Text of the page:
Earth Experiencing Unprecedented Climate Extremes, UN Report Reveals
Earth has experienced unprecedented high-impact climate extremes in the ten years from 2001 to 2010 - the warmest decade since the start of modern measurements in 1850 - announced the World Meteorological Organization.
In the decade in question our planet saw unfolding an extended period of accelerating global warming, with more national temperature records reported broken than in any previous decade. And if that wasn't enough, the sea levels rose about twice as fast as the trend in the last century.
The report entitled The Global Climate 2001-2010, A Decade of Climate Extremes takes a look into global and regional temperatures and precipitation, and extreme weather such as the heat waves in Europe and Russia, Hurricane Katrina in the US, tropical cyclone Nargis in Myanmar, droughts in the Amazon basin, Australia and East Africa, and floods in Pakistan.
The study concluded that the first decade of the 21st century was the warmest for both hemispheres, and for both land and ocean surface temperatures. There was a rapid decline in Arctic sea ice and accelerating loss of net mass from the Greenland and Antarctic ice sheets and from the world's glaciers.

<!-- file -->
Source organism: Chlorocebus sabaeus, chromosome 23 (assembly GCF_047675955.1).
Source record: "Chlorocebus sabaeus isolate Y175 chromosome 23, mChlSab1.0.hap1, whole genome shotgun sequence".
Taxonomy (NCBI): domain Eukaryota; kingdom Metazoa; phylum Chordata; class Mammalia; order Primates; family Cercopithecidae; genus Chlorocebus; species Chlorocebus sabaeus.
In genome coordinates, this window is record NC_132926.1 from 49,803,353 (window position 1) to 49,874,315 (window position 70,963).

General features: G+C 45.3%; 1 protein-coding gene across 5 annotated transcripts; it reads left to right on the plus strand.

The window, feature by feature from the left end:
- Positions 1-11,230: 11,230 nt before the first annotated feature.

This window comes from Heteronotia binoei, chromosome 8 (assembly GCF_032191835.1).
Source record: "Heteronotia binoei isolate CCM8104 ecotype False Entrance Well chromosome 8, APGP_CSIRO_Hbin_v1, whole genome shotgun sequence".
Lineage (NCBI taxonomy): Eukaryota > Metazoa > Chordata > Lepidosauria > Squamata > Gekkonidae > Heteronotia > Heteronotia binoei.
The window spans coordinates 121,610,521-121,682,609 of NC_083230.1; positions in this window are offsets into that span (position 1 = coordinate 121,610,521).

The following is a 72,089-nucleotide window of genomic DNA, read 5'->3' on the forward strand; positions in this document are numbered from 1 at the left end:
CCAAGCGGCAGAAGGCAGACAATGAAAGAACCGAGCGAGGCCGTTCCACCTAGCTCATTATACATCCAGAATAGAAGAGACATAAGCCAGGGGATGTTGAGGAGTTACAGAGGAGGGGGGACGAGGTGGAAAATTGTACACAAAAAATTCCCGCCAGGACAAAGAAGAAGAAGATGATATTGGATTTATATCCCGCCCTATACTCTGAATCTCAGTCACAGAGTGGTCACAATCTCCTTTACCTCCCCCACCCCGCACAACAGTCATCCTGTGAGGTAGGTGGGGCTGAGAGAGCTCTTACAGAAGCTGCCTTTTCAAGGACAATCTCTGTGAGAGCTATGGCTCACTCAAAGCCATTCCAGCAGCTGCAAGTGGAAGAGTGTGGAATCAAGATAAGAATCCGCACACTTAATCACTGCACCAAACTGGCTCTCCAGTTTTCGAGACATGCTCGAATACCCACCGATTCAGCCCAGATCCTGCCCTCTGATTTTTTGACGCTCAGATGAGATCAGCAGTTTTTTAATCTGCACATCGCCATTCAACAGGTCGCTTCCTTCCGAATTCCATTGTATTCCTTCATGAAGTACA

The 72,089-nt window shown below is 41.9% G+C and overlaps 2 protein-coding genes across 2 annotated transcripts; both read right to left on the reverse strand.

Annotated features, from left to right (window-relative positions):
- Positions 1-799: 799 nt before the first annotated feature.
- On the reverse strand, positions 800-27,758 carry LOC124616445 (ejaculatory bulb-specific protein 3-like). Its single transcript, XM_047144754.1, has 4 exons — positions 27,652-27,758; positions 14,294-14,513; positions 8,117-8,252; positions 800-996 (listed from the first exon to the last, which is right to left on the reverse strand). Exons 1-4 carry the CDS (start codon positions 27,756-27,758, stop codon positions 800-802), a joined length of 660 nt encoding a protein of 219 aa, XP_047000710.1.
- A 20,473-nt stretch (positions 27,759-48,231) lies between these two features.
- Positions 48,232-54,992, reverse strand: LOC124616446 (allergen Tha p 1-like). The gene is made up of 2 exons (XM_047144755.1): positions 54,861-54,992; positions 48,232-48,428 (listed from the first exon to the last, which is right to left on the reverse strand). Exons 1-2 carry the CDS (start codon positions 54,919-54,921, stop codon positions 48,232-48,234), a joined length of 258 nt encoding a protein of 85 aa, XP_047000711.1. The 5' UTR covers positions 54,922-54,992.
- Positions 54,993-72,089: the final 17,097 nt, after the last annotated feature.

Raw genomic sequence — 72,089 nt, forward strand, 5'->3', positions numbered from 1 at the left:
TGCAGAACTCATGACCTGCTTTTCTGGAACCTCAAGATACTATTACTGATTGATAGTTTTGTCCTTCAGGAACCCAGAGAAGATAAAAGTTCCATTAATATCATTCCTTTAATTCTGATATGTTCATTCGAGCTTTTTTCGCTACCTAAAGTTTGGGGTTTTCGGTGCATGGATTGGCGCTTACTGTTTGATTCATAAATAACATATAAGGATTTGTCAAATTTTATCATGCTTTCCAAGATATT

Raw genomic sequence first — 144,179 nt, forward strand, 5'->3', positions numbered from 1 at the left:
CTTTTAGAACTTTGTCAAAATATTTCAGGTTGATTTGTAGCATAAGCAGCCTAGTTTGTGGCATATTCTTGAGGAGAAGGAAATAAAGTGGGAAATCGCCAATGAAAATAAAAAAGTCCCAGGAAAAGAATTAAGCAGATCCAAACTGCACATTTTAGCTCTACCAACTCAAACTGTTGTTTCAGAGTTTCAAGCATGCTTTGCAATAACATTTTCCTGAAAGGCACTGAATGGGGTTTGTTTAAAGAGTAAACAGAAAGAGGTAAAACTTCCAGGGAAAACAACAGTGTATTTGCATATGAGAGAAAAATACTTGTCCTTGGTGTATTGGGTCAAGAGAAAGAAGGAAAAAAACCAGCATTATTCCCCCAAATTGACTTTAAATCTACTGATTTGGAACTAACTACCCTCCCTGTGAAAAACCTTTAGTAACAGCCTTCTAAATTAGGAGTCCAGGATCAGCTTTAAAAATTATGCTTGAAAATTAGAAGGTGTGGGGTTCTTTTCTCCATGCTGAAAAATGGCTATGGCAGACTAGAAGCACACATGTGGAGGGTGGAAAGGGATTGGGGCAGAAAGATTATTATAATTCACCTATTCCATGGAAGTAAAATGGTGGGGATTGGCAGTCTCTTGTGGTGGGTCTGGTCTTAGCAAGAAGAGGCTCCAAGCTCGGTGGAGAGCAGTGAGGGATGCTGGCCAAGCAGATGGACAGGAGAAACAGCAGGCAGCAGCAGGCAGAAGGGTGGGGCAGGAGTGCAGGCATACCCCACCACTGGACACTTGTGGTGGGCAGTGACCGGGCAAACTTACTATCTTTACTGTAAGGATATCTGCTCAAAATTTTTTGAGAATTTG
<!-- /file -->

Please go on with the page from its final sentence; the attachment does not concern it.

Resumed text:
In other hand, the melting and the thermal expansion of sea water has been behind the rise of about 3 millimeters per year on the global average sea levels. This number is twice of the observed 20th century, which was of 1.6 mm per year.
According to the report, the global sea level averaged over the decade was about 20 cm higher than in 1880 and global-average atmospheric concentrations of carbon dioxide rose to 389 parts per million in 2010, 39% higher than at the start of the industrial era in 1750. Methane rose to 1,808.0 parts per billion (158%) and nitrous oxide to 323.2 ppb (20%).
"A decade is the minimum possible timeframe for meaningful assessments of climate change," said Michel Jarraud, WMO secretary-general. "[WMO report] it shows that global warming accelerated in the four decades of 1971 to 2010 and that the decadal rate of increase between 1991-2000 and 2001-2010 was unprecedented. Rising concentrations of heat-trapping greenhouse gases are changing our climate, with far-reaching implications for our environment and our oceans, which are absorbing both carbon dioxide and heat."